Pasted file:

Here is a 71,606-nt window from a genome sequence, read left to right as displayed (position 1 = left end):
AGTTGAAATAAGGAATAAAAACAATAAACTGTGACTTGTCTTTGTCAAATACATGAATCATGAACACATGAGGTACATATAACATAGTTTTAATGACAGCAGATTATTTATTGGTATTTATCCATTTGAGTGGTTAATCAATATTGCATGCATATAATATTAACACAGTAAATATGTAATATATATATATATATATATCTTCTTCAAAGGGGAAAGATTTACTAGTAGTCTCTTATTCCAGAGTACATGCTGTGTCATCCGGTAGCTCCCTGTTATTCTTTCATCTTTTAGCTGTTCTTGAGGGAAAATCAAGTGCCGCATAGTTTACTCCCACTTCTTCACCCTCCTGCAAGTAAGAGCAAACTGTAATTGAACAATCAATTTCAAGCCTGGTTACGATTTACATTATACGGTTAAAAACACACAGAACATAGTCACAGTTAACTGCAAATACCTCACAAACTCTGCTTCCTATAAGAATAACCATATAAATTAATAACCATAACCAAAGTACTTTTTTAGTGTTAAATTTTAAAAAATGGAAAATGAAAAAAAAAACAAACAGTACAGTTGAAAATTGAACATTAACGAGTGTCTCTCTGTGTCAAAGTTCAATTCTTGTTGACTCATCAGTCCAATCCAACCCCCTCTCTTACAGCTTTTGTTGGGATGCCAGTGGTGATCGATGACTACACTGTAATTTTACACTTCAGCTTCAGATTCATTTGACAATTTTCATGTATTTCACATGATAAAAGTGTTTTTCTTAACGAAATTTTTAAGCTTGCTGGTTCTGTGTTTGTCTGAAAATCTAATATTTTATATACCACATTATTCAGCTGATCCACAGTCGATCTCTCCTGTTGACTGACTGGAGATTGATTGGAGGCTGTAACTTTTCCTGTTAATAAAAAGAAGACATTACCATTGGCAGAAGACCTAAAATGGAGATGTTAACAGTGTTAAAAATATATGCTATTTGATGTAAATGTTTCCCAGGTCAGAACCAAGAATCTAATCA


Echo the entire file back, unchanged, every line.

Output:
Here is a 71,606-nt window from a genome sequence, read left to right as displayed (position 1 = left end):
AGTTGAAATAAGGAATAAAAACAATAAACTGTGACTTGTCTTTGTCAAATACATGAATCATGAACACATGAGGTACATATAACATAGTTTTAATGACAGCAGATTATTTATTGGTATTTATCCATTTGAGTGGTTAATCAATATTGCATGCATATAATATTAACACAGTAAATATGTAATATATATATATATATATATCTTCTTCAAAGGGGAAAGATTTACTAGTAGTCTCTTATTCCAGAGTACATGCTGTGTCATCCGGTAGCTCCCTGTTATTCTTTCATCTTTTAGCTGTTCTTGAGGGAAAATCAAGTGCCGCATAGTTTACTCCCACTTCTTCACCCTCCTGCAAGTAAGAGCAAACTGTAATTGAACAATCAATTTCAAGCCTGGTTACGATTTACATTATACGGTTAAAAACACACAGAACATAGTCACAGTTAACTGCAAATACCTCACAAACTCTGCTTCCTATAAGAATAACCATATAAATTAATAACCATAACCAAAGTACTTTTTTAGTGTTAAATTTTAAAAAATGGAAAATGAAAAAAAAAACAAACAGTACAGTTGAAAATTGAACATTAACGAGTGTCTCTCTGTGTCAAAGTTCAATTCTTGTTGACTCATCAGTCCAATCCAACCCCCTCTCTTACAGCTTTTGTTGGGATGCCAGTGGTGATCGATGACTACACTGTAATTTTACACTTCAGCTTCAGATTCATTTGACAATTTTCATGTATTTCACATGATAAAAGTGTTTTTCTTAACGAAATTTTTAAGCTTGCTGGTTCTGTGTTTGTCTGAAAATCTAATATTTTATATACCACATTATTCAGCTGATCCACAGTCGATCTCTCCTGTTGACTGACTGGAGATTGATTGGAGGCTGTAACTTTTCCTGTTAATAAAAAGAAGACATTACCATTGGCAGAAGACCTAAAATGGAGATGTTAACAGTGTTAAAAATATATGCTATTTGATGTAAATGTTTCCCAGGTCAGAACCAAGAATCTAATCA